*** TAP (raw C64 cassette TAPE images)
*** Document revision: 1.1
*** Last updated: March 11, 2004
*** Contributors/sources: Per Hakan Sundell,
                          Markus Brenner

  Designed by Per Hakan Sundell (author of the CCS64 C64 emulator) in 1997,
this format attempts to duplicate the data stored on a C64  cassette  tape,
bit for bit. Since it is simply a representation of  the  raw  serial  data
from a tape, it should handle *any* custom tape loaders that exist.

  The TAP images are generally very large, being a minimum of eight  times,
and up to sixteen times as large as what a raw PRG file would be.  This  is
due to the way the data is stored, with each bit of the original  file  now
being one byte large in the TAP file. The layout is fairly simple,  with  a
small 14-byte header followed by file data.

      00 01 02 03 04 05 06 07 08 09 0A 0B 0C 0D 0E 0F        ASCII
      -----------------------------------------------   ----------------
0000: 43 36 34 2D 54 41 50 45 2D 52 41 57 00 00 00 00   C64-TAPE-RAW????
0010: 51 21 08 00 2F 0F 0D 31 64 1D 26 0D 07 21 0A 12   Q!??/??1d?&??!??
0020: 4A 2F 2C 34 07 18 0D 31 07 04 23 04 0D 42 0D 1E   J/,4???1??#??B??
0030: 34 04 42 0D 20 15 5E 04 0D 18 61 0D 26 29 34 0D   4?B???^???a?&)4?
0040: 23 0D 07 0A 3F 55 04 0A 13 3F 07 0D 12 2B 18 0A   #????U???????+??

    Bytes: $0000-000B: File signature "C64-TAPE-RAW"
                 000C: TAP version (see below for description)
                        $00 - Original layout
                         01 - Updated
            000D-000F: Future expansion
            0010-0013: File  data  size  (not  including  this  header,  in
                       LOW/HIGH format) i.e. This image is $00082151  bytes
            0014-xxxx: File data

  In TAP version $00 files, each data byte in the file data area represents
the length of a pulse, when the C64's hardware  will  trigger  again.  This
pulse length is determined by the following formula:

    pulse length (in seconds) = (8 * data byte) / (clock cycles)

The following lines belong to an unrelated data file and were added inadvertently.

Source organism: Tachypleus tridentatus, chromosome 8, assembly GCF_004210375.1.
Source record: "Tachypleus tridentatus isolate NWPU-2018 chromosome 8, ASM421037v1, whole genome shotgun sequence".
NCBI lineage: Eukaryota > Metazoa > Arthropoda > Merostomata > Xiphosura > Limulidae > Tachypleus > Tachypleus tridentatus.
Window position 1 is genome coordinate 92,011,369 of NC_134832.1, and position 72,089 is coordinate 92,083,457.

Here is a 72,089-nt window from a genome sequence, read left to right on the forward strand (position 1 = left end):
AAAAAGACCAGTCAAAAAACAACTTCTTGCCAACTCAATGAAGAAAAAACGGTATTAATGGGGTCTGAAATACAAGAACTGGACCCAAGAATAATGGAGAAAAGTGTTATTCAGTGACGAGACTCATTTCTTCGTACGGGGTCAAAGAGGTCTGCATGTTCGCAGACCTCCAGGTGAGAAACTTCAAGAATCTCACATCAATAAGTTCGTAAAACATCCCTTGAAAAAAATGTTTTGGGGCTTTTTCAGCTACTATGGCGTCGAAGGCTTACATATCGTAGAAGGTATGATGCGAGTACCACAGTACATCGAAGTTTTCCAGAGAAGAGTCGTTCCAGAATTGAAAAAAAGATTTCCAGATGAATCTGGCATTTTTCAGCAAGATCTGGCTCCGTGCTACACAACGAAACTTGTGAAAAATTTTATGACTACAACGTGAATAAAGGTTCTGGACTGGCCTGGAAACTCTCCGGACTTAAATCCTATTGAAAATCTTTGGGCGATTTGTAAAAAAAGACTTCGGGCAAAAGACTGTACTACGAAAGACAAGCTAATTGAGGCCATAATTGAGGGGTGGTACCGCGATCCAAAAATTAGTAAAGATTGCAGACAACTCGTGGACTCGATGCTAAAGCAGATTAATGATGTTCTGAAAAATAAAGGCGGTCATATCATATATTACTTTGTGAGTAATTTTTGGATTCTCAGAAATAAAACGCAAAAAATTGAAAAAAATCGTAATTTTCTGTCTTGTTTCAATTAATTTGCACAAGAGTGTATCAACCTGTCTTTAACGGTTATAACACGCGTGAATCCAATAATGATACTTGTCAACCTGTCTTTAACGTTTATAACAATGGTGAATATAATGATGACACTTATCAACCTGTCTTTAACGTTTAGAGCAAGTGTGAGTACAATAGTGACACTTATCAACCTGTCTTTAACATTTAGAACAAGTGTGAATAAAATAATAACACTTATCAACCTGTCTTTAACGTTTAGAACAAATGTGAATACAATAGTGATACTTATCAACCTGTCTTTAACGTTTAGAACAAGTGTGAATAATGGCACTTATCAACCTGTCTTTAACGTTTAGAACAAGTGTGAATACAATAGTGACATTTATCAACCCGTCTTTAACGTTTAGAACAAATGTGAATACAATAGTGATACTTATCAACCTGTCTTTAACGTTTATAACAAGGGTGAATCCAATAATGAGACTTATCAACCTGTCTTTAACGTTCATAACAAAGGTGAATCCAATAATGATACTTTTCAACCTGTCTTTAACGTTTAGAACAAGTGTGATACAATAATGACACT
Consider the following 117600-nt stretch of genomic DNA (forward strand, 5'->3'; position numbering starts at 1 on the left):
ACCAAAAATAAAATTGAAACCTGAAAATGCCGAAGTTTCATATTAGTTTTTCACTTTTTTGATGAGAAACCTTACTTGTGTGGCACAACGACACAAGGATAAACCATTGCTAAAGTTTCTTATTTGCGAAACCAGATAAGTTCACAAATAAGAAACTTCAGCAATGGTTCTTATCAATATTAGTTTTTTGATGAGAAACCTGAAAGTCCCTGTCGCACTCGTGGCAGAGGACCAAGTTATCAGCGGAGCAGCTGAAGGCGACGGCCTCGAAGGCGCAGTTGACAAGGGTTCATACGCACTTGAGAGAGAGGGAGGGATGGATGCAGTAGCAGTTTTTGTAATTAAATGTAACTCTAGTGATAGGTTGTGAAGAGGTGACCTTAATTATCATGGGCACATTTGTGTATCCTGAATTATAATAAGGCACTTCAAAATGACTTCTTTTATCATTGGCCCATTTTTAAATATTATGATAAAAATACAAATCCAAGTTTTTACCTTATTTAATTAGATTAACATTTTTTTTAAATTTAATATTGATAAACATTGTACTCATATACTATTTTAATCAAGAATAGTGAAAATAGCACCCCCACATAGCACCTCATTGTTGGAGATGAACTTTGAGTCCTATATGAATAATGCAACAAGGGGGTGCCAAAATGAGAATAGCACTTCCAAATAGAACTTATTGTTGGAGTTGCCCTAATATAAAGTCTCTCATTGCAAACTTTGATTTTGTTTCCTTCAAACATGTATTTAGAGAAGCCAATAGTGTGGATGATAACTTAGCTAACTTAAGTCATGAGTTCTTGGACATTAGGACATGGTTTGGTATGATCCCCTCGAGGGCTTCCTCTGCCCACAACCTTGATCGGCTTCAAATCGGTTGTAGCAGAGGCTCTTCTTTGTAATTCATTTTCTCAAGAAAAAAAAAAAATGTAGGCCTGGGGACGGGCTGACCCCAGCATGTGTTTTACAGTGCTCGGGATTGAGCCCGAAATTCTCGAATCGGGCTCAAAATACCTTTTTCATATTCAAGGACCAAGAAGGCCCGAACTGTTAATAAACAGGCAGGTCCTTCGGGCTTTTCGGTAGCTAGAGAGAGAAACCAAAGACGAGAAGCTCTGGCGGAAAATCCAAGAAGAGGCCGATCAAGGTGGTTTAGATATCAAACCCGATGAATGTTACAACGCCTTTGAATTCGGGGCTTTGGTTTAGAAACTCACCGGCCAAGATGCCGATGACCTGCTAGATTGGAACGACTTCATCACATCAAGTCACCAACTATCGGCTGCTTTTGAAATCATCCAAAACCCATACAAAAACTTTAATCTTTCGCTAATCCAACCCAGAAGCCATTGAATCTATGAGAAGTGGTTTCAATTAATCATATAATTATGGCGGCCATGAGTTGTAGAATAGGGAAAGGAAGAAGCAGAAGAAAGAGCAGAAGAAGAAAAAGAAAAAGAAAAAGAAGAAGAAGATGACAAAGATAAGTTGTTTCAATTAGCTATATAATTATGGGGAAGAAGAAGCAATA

Therefore, a data value of $2F (47 in decimal) would be:

    (47 * 8) / 985248 = .00038975 seconds.

  A data value of $00 represents an "overflow" condition, any pulse  length
which is more that 255 * 8 in length.

  The value of "clock cylces" from above  (985248)  is  based  on  the  PAL
value.  Since  this  file  format  was  developed  in  Europe,   which   is
predominantly PAL video, this is only logical.  The  NTSC  value  would  be
1022730, which is very close to  the  PAL,  and  therefore  won't  cause  a
compatability problem converting European and NTSC tapes. I would stick  to
using the PAL value just in case.

  In TAP version $01 files, the data value of  $00  has  been  re-coded  to
represent values greater than 255 * 8. When a  $00  is  encountered,  three
bytes will follow which are the actual time (in cycles) of a pulse, and the
above formula does not apply.  The  three  bytes  are  stored  in  LOW/HIGH

  The actual interpretation of the serial data takes a little more work  to
explain.  The  typical  ROM  tape  loader  (and  the  turbo  loaders)  will
initialize a timer with a specified value and start it  counting  down.  If
either the tape data changes or the timer runs out, an IRQ will occur.  The
loader will determine which condition caused the  IRQ.  If  the  tape  data
changed before the timer ran out, we have a short pulse, or a "0"  bit.  If
the timer ran out first, we have a long pulse, or a  "1"  bit.  Doing  this
continuously and we decode the entire file.